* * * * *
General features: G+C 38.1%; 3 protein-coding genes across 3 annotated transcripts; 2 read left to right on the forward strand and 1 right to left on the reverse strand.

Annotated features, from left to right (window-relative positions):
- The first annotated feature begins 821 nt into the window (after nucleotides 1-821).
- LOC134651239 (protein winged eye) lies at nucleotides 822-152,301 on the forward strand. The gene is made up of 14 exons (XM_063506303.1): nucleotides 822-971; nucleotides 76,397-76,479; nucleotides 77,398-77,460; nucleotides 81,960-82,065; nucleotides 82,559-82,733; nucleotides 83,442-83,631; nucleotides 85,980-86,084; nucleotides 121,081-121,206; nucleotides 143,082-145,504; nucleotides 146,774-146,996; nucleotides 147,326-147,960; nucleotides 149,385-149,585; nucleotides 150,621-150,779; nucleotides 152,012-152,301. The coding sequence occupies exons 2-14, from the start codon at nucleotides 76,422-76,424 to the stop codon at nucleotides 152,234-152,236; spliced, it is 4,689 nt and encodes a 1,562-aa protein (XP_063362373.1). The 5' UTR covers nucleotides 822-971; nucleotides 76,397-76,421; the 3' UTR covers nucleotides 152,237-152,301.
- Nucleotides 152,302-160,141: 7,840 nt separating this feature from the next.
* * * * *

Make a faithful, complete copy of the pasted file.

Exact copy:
General features: G+C 38.1%; 3 protein-coding genes across 3 annotated transcripts; 2 read left to right on the forward strand and 1 right to left on the reverse strand.

Annotated features, from left to right (window-relative positions):
- The first annotated feature begins 821 nt into the window (after nucleotides 1-821).
- LOC134651239 (protein winged eye) lies at nucleotides 822-152,301 on the forward strand. The gene is made up of 14 exons (XM_063506303.1): nucleotides 822-971; nucleotides 76,397-76,479; nucleotides 77,398-77,460; nucleotides 81,960-82,065; nucleotides 82,559-82,733; nucleotides 83,442-83,631; nucleotides 85,980-86,084; nucleotides 121,081-121,206; nucleotides 143,082-145,504; nucleotides 146,774-146,996; nucleotides 147,326-147,960; nucleotides 149,385-149,585; nucleotides 150,621-150,779; nucleotides 152,012-152,301. The coding sequence occupies exons 2-14, from the start codon at nucleotides 76,422-76,424 to the stop codon at nucleotides 152,234-152,236; spliced, it is 4,689 nt and encodes a 1,562-aa protein (XP_063362373.1). The 5' UTR covers nucleotides 822-971; nucleotides 76,397-76,421; the 3' UTR covers nucleotides 152,237-152,301.
- Nucleotides 152,302-160,141: 7,840 nt separating this feature from the next.